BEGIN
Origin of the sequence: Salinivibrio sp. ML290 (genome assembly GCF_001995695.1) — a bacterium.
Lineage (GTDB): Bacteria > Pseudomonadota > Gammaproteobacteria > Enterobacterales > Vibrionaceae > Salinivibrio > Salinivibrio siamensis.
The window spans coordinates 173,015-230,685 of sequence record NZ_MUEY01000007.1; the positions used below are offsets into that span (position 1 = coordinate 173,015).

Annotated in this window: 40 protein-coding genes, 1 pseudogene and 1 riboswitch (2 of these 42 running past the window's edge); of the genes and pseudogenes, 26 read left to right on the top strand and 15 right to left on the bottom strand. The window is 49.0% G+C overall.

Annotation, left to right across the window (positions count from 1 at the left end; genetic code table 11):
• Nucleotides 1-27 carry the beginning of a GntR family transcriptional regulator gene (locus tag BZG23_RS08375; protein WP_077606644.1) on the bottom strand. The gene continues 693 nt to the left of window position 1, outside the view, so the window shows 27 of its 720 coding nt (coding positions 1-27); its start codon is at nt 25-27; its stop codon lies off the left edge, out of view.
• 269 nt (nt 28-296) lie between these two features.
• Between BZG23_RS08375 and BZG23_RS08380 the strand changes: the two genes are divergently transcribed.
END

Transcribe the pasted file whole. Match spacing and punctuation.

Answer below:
Origin of the sequence: Salinivibrio sp. ML290 (genome assembly GCF_001995695.1) — a bacterium.
Lineage (GTDB): Bacteria > Pseudomonadota > Gammaproteobacteria > Enterobacterales > Vibrionaceae > Salinivibrio > Salinivibrio siamensis.
The window spans coordinates 173,015-230,685 of sequence record NZ_MUEY01000007.1; the positions used below are offsets into that span (position 1 = coordinate 173,015).

Annotated in this window: 40 protein-coding genes, 1 pseudogene and 1 riboswitch (2 of these 42 running past the window's edge); of the genes and pseudogenes, 26 read left to right on the top strand and 15 right to left on the bottom strand. The window is 49.0% G+C overall.

Annotation, left to right across the window (positions count from 1 at the left end; genetic code table 11):
• Nucleotides 1-27 carry the beginning of a GntR family transcriptional regulator gene (locus tag BZG23_RS08375; protein WP_077606644.1) on the bottom strand. The gene continues 693 nt to the left of window position 1, outside the view, so the window shows 27 of its 720 coding nt (coding positions 1-27); its start codon is at nt 25-27; its stop codon lies off the left edge, out of view.
• 269 nt (nt 28-296) lie between these two features.
• Between BZG23_RS08375 and BZG23_RS08380 the strand changes: the two genes are divergently transcribed.